Monday, November 18, 2013
As just about everyone who reads this website knows, I suffered a concussion in October due to a home accident: I was hit in the head with a metal sculpture. It did not seem like a big deal at first, but let me tell you, it turned out to be damned serious. I’m not just talking about having problems working at my writing job. It has impacted every phase of my life in a negative way.
So I’ve decided to write about it while it happens. Part of this is selfish: I need to prove to myself that I still can write, plus I want a chronicle of this experience for my own reasons. Part of it is practical: concussions and brain injuries are an ongoing story in the sports world, and I hope that my story will illustrate exactly how much of a problem these injuries are.
Posted: November 18, 2013 at 10:49 PM | 65 comment(s)
Friday, November 08, 2013
This is the bit in the article that led me to post it:
Johnny Rodriguez, the Cardinals’ High-A Palm Beach manager this past season, will move to rookie-level Johnson City. His pitching coach there will be Paul Davis, who will also assist Leveque as the team’s “Minor League Pitching Coach and Coordinator of Pitching Analytics.”
Davis has an interesting background. He was a college pitcher at Creighton in the mid-80s, later a successful HS and college coach, but he’s also been an adjunct professor at Nebraska and a PhD candidate in leadership studies there. Johnson City is a short-season team, and it’s not unusual for someone who acts as a coach at that level to perform other duties in the organization, but I don’t think this particular combination of roles has ever been tried before. It will be interesting to see how it plays out.
Posted: November 08, 2013 at 01:03 PM | 0 comment(s)
Tuesday, September 03, 2013
With the minor league regular season wrapping up, we polled scouts and executives to pick Yahoo Sports’ all-minor league team. Boston and Texas lead the way with five players, followed by Houston, Minnesota, the Chicago Cubs and the New York Mets with four apiece.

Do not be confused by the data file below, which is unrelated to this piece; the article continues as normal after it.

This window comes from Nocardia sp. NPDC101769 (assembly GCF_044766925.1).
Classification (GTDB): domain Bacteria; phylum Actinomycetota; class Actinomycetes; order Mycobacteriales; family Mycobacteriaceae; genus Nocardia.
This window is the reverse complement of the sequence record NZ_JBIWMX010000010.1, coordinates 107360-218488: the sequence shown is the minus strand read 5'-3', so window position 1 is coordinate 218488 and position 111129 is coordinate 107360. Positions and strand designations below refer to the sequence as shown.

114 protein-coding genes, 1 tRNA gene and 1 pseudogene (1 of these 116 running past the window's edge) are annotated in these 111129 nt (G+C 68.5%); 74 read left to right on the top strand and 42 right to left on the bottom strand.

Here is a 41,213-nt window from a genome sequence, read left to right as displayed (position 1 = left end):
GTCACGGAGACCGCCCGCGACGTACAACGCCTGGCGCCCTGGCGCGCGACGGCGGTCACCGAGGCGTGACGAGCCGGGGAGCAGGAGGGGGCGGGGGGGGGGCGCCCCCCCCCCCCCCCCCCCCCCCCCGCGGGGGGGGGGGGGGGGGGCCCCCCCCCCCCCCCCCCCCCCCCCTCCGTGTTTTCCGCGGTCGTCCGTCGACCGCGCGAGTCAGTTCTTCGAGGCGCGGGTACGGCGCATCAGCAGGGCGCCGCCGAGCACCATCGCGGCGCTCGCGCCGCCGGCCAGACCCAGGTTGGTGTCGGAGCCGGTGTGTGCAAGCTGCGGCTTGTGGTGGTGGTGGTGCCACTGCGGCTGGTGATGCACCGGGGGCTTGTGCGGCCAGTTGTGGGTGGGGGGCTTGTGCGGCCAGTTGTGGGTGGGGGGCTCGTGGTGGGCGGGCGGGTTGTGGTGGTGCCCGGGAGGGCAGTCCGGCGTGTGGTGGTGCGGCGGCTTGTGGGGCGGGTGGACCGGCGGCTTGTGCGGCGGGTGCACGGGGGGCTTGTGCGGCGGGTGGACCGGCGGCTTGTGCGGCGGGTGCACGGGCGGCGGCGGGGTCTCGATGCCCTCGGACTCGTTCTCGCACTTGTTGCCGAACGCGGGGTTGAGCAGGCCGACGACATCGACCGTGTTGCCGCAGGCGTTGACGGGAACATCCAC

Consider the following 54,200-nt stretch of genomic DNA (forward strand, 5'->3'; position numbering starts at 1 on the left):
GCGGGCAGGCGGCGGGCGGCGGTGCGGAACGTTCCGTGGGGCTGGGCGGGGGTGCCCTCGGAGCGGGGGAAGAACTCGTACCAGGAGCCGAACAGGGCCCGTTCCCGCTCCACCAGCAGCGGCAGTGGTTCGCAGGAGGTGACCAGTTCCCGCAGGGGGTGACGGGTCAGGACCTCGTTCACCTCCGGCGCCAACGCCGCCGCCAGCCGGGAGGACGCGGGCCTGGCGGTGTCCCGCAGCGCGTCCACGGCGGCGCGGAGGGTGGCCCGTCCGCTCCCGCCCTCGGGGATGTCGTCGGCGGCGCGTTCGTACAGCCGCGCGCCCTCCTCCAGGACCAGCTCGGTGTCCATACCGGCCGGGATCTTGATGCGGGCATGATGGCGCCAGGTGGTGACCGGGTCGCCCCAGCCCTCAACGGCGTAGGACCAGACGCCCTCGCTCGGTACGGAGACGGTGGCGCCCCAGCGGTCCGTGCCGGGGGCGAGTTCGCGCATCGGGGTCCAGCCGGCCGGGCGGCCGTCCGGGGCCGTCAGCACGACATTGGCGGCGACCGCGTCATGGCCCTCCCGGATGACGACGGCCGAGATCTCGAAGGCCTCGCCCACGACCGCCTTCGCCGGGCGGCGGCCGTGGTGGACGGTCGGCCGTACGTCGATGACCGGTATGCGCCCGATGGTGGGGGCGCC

The team leans prospect heavy, with a few veterans who put up massive numbers in Triple-A mixed in. Weight was given to age and performance, as a 23-year-old tearing up recent college players in Class A isn’t nearly as impressive as a teenager holding his own in Double-A.
Prospect of the Year: Byron Buxton – A .334/.424/.520 slash line with 55 stolen bases and Gold Glove-caliber defense? Watch out, Trout.
Destroyer of the Universe: Joey Gallo, 3B (A, Texas) – Remember the power co-champ with Sano? Meet Gallo, a 6-foot-5, 220-pound monster whose 40 home runs lead the minor leagues. His absurd 42.1 percent of at-bats ending in strikeouts also is top among all minor leaguers. Not only is Gallo the rightful heir to Adam Dunn, he’s only 19 years old, which means we can watch the entirety of his fascinating future unfold.
Next Teenage Star: Julio Urias, LHP (A, Los Angeles Dodgers) – Until his birthday three weeks ago, Urias had spent his year in the full-season Midwest League as a 16-year-old. The next-youngest player, Roberto Osuna, was a full year and a half older. Were he American, Urias would’ve been a junior in high school. And over 18 starts and 54 1/3 innings, he struck out 67 and put up a 2.48 ERA. From Mexico, playing for the Dodgers, he is going to be an absolute sensation – and people within the organization aren’t dismissing the idea that he could arrive in the major leagues as an 18-year-old.
Most Awesome Fat Guy: Japhet Amador, XL (Mexican League/AAA, Houston) – Amador is listed at 315 pounds. The scale cries otherwise in between gasps of, “No mas, por favor, no mas!” There may be nothing more entertaining than a fat guy hitting, and the 26-year-old first baseman is the biggest ballplayer multiple scouts say they’ve ever seen. After destroying the Mexican League for years, including 36 home runs this season, he signed with the Astros in mid-August and has managed 13 hits in 43 at-bats. All singles, of course.
Fat Guy? Really?
Posted: September 03, 2013 at 06:57 AM | 29 comment(s)
Sunday, August 18, 2013
Back in 1996, Mariners Ken Griffey Jr. (probably the best player in baseball at the time) and Alex Rodriguez (the best young talent in the game) staged an impromptu Home Run Derby at a minor-league ballpark. And they were incredibly impressed with a player for Class A Wisconsin by the name of David Ortiz.
Saturday, July 06, 2013
Interviews over the last year with more than half of the players drafted by the Mets in 2008 depict a side of America’s pastime that is hardly as romantic as some fans might like to believe. Of the 52 players drafted by the Mets in 2008, 42 signed contracts. All but 12 of them had washed out of organized baseball by the start of the 2013 season.
That put the Mets at the bottom of the list for 2008, tied with the Seattle Mariners, who also had only 12 players still playing baseball when this season got under way. But the figures for most of the 28 other clubs weren’t that much better. Three teams had 13 players left from 2008, one had 14, another had 15, and three more had 16. Only four teams still had more than 20 players in organized ball, with the Boston Red Sox topping the list with 28.
Taken together, the numbers are a boldfaced warning to anyone dreaming of a major league career, including the crop of players taken in this year’s amateur draft a month ago and have just begun their professional careers.
Posted: July 06, 2013 at 12:20 PM | 6 comment(s)
Wednesday, July 03, 2013
Monday, June 10, 2013
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